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As previously described,12,13  administration of 5-FU in wild-type mice caused a 50% reduction in circulating platelet number with recovery to normal values 7 to 10 days after injection. As is characteristic with this agent, a significant thrombocytosis followed, with platelet numbers finally returning to baseline 3 to 4 weeks after treatment (Figure 3A). The thrombocytopenia resulting from exposure to 5-FU was indistinguishable in c-MybPlt4/+ mice, with the kinetics and extent of the platelet nadir, as well as the time for recovery, similar to that in c-Myb+/+ controls. However, the subsequent thrombocytosis was protracted in 5-FU–treated c-MybPlt4/+ mice, and the peak platelet counts were up to 2-fold higher than observed in wild-type mice (Figure 3A). The effects of 5-FU on circulating white and red blood cells were similar in c-MybPlt4/+ mice compared with responses in c-Myb+/+ mice, although a modest delay in recovery of white blood cell numbers was evident (Figure 3A).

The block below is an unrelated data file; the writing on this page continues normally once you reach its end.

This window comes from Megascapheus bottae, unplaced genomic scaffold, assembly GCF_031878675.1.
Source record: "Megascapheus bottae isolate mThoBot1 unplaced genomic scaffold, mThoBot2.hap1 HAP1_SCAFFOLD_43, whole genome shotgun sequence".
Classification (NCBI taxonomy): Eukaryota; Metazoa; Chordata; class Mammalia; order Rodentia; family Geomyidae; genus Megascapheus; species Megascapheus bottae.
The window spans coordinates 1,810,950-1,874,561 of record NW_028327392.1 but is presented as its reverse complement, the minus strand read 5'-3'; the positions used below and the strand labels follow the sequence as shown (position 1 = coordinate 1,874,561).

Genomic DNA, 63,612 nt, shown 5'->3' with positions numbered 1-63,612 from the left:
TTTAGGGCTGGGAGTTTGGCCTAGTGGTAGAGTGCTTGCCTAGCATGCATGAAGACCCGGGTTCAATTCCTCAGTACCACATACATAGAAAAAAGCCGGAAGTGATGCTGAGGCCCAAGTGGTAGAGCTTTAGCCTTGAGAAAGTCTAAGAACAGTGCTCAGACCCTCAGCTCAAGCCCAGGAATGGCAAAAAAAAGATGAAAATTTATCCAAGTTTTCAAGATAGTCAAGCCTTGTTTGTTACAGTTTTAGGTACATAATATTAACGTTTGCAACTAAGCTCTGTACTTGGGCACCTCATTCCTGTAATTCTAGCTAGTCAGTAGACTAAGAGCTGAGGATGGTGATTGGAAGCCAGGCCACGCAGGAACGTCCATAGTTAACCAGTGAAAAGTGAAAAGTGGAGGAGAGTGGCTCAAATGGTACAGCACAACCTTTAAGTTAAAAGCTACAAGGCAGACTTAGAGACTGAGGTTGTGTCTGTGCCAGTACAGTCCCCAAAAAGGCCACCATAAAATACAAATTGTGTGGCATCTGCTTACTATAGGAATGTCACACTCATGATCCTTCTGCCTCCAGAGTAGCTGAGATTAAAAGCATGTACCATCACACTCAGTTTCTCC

Figure 3

Recovery in c-MybPlt4/+ and p300Plt6/+ mice after 5-FU–induced thrombocytopenia. Platelet count (top panel), white blood cell count (middle panel), and hematocrit (bottom panel) in (A) c-MybPlt4/+ (squares) or wild-type (c-Myb+/+, circles) mice, and (B) p300Plt6/+ (triangles) or wild-type (p300+/+, circles) mice were determined after administration of 5-FU. Data points represent the mean ± SD from separate cohorts of mice analyzed at the times indicated. *P < .05 in Student t test for comparison of data from c-MybPlt4/+ mice with that of c-Myb+/+ controls, or p300Plt6/+ mice with that of p300+/+ controls. n = 2 (closed symbols) or 3 to 12 mice (open symbols) per point.

Figure 3

Recovery in c-MybPlt4/+ and p300Plt6/+ mice after 5-FU–induced thrombocytopenia. Platelet count (top panel), white blood cell count (middle panel), and hematocrit (bottom panel) in (A) c-MybPlt4/+ (squares) or wild-type (c-Myb+/+, circles) mice, and (B) p300Plt6/+ (triangles) or wild-type (p300+/+, circles) mice were determined after administration of 5-FU. Data points represent the mean ± SD from separate cohorts of mice analyzed at the times indicated. *P < .05 in Student t test for comparison of data from c-MybPlt4/+ mice with that of c-Myb+/+ controls, or p300Plt6/+ mice with that of p300+/+ controls. n = 2 (closed symbols) or 3 to 12 mice (open symbols) per point.

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Recovery from bone marrow transplantation in c-MybPlt4/+ mice